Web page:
Right now, I’m thinking about systems like Rent the Runway. In the past, clothing was about ownership, but now we have this awkward relationship with clothes that Claire touched upon where uniqueness reigns. New systems are being built that accommodate the fast-paced trend cycle in the age of the internet. 

Algorithms play a major role in facilitating a culture of constant newness.
Maya Man, Dress Code, 2023. Courtesy of the artist

SS: Luke, you collaborated the most with Gucci for “Future Frequencies,” working from the silhouette of their coat. They were also excited by the combination of generative art and fashion. Based on that experience, where do you see generative fashion going?

LS: My idea was to try to expose some of the generative systems that they were already using, and the constraints that they’re already designing within. I was really interested in the bidirectional relationship of art as instructions and instructions as art.

Pattern making relies on instructions that initiate a whole creative process of interpretation. For me, it therefore parallels a lot of algorithmic art. 

“Future Frequencies” was an interesting opportunity for me to put coded algorithmic art in conversation with pattern making and to work with a piece of IP that’s normally highly protected. By putting it out as an NFT, anyone who can see it can download the SVG files. Theoretically, anyone can use that pattern — it’s open source now and they can’t put that back in the bottle. I was clear about what would happen when I proposed the project to them, and I think it’s interesting and exciting that they would agree to something like that.

SS: All the creative industries are facing new hurdles right now, especially with the potential for an infinite number of new designs. Do you see this auction and the visibility around it as moving the needle for generative design in mainstream culture? 

CS: I think that most people are not exposed to this line of thinking in general. People who are naturally curious about art and fashion and those who might have visited the exhibition are probably being introduced to the concept for the first time. It’s very powerful in that way. Not too long ago, I was talking to someone from a major fashion magazine who hadn’t heard or thought about the potential of AI or generative art at all. That was really shocking to me because it’s so obvious where things are going that it was reassuring thinking about all the fun that’s going to come. I think it helped a lot.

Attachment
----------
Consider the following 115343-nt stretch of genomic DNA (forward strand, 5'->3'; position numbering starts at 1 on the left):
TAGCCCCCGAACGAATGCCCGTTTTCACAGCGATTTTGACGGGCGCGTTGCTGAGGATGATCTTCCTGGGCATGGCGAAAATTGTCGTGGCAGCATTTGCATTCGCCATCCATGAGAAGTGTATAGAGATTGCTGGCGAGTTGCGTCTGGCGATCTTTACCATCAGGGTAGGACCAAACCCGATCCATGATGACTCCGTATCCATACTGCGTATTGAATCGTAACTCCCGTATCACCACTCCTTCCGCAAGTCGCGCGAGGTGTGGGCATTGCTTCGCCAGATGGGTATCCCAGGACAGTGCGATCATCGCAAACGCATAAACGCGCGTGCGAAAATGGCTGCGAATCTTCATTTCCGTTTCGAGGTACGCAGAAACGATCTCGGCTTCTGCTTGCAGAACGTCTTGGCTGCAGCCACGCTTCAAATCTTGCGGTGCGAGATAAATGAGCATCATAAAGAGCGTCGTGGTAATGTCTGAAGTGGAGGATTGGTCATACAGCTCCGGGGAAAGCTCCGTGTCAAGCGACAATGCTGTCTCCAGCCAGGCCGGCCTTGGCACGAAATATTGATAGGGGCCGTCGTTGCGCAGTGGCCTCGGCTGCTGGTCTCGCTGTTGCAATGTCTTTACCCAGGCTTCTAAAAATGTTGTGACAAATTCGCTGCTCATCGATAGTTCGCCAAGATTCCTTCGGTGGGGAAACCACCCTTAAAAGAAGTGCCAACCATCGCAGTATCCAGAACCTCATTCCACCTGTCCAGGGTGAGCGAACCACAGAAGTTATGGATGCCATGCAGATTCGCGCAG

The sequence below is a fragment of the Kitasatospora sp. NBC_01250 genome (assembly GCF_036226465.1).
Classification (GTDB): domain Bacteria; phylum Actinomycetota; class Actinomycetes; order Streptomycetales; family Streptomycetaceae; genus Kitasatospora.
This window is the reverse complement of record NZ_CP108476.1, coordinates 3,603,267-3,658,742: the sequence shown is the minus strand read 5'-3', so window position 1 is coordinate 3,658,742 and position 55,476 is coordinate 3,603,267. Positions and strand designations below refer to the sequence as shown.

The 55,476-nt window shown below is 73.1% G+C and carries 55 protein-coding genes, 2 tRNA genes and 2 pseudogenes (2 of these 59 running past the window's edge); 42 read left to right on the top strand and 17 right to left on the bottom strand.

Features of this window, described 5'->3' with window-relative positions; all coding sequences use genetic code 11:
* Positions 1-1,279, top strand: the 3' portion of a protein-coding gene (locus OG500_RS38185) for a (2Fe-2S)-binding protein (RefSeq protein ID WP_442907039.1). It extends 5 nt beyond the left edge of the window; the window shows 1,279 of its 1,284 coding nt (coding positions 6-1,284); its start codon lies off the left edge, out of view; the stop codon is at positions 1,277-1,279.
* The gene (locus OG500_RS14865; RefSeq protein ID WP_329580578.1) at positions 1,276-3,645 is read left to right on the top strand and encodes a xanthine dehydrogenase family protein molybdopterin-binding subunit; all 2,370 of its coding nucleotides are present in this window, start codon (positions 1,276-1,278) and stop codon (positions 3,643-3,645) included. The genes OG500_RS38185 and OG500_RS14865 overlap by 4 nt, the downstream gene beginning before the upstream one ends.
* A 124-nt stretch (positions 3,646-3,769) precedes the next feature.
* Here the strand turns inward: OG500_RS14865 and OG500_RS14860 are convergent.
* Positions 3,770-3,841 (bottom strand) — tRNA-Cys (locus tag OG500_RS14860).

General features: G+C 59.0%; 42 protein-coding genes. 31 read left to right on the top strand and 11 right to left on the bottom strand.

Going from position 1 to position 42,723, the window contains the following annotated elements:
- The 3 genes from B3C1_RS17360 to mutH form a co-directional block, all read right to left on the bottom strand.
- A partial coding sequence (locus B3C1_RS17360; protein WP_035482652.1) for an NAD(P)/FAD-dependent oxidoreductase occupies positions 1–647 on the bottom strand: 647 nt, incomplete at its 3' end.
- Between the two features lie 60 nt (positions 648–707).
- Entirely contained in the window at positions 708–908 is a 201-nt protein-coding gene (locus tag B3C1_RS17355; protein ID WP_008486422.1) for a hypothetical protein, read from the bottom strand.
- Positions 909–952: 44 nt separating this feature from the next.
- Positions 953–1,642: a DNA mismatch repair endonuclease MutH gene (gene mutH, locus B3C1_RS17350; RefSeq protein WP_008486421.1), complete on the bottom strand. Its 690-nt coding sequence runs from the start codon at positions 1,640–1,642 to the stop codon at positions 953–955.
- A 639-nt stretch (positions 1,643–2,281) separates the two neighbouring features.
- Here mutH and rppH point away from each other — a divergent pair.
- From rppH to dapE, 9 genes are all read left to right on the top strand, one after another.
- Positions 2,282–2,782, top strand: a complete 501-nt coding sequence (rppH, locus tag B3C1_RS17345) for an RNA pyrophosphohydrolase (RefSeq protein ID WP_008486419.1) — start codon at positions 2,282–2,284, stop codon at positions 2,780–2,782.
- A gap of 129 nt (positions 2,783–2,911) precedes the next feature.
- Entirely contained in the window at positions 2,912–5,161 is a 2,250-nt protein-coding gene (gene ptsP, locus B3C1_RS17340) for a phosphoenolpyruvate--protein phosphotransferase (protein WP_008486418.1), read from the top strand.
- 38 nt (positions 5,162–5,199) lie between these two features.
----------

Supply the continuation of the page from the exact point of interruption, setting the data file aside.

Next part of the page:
Installation view of “Future Frequencies: Explorations in Generative Art and Fashion” at Christie’s New York with works by Emily Xie, Maya Man, and Tyler Hobbs. © 2023 Christie’s Images Limited

SS: I’m wondering about how generative systems can be made accessible to their audiences. Is there a user-friendly interface to make generative art with code? 

CS: I don’t know how to code. But I’ve been using Open Processing and p5.js with ChatGPT. That’s been working really well and has taught me a great deal.

MM: With any medium, there are different levels of engagement. There are many types of software that require higher levels of literacy than others, but all are valid ways of making art. It’s exciting to hear about people working with p5.js, which from the beginning has prioritized access and inclusion in order to encourage people from all backgrounds to work with code as a medium. I always recommend p5 as a place to start for people who are interested in learning more about coding as an artistic medium.